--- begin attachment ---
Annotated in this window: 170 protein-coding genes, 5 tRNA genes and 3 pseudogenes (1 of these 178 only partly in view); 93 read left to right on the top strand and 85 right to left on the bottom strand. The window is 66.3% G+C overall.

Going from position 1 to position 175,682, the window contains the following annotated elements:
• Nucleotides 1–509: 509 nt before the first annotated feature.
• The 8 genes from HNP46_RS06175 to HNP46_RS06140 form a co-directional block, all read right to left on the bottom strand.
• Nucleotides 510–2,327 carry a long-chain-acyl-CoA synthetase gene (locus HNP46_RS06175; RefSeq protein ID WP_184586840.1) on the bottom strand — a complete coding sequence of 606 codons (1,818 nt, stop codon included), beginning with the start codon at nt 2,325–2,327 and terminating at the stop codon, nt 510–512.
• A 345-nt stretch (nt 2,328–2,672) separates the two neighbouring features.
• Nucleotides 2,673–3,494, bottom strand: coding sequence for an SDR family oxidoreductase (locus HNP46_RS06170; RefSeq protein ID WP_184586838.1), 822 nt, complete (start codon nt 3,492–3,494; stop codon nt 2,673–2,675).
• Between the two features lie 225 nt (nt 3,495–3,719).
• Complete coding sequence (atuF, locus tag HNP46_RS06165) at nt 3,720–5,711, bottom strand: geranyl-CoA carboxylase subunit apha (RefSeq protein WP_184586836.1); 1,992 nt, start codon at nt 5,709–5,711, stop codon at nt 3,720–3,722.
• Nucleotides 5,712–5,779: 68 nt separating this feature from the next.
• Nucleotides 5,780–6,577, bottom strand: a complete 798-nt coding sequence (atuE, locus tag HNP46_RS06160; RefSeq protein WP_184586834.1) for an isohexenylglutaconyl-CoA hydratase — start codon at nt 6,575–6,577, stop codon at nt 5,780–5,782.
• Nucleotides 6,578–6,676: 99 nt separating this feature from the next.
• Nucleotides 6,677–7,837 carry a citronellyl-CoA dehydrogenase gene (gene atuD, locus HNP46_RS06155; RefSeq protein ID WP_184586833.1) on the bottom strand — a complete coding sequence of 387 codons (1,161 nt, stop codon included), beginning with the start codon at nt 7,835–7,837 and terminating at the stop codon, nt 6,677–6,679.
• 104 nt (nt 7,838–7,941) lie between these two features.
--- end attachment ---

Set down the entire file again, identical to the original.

Annotated in this window: 170 protein-coding genes, 5 tRNA genes and 3 pseudogenes (1 of these 178 only partly in view); 93 read left to right on the top strand and 85 right to left on the bottom strand. The window is 66.3% G+C overall.

Going from position 1 to position 175,682, the window contains the following annotated elements:
• Nucleotides 1–509: 509 nt before the first annotated feature.
• The 8 genes from HNP46_RS06175 to HNP46_RS06140 form a co-directional block, all read right to left on the bottom strand.
• Nucleotides 510–2,327 carry a long-chain-acyl-CoA synthetase gene (locus HNP46_RS06175; RefSeq protein ID WP_184586840.1) on the bottom strand — a complete coding sequence of 606 codons (1,818 nt, stop codon included), beginning with the start codon at nt 2,325–2,327 and terminating at the stop codon, nt 510–512.
• A 345-nt stretch (nt 2,328–2,672) separates the two neighbouring features.
• Nucleotides 2,673–3,494, bottom strand: coding sequence for an SDR family oxidoreductase (locus HNP46_RS06170; RefSeq protein ID WP_184586838.1), 822 nt, complete (start codon nt 3,492–3,494; stop codon nt 2,673–2,675).
• Between the two features lie 225 nt (nt 3,495–3,719).
• Complete coding sequence (atuF, locus tag HNP46_RS06165) at nt 3,720–5,711, bottom strand: geranyl-CoA carboxylase subunit apha (RefSeq protein WP_184586836.1); 1,992 nt, start codon at nt 5,709–5,711, stop codon at nt 3,720–3,722.
• Nucleotides 5,712–5,779: 68 nt separating this feature from the next.
• Nucleotides 5,780–6,577, bottom strand: a complete 798-nt coding sequence (atuE, locus tag HNP46_RS06160; RefSeq protein WP_184586834.1) for an isohexenylglutaconyl-CoA hydratase — start codon at nt 6,575–6,577, stop codon at nt 5,780–5,782.
• Nucleotides 6,578–6,676: 99 nt separating this feature from the next.
• Nucleotides 6,677–7,837 carry a citronellyl-CoA dehydrogenase gene (gene atuD, locus HNP46_RS06155; RefSeq protein ID WP_184586833.1) on the bottom strand — a complete coding sequence of 387 codons (1,161 nt, stop codon included), beginning with the start codon at nt 7,835–7,837 and terminating at the stop codon, nt 6,677–6,679.
• 104 nt (nt 7,838–7,941) lie between these two features.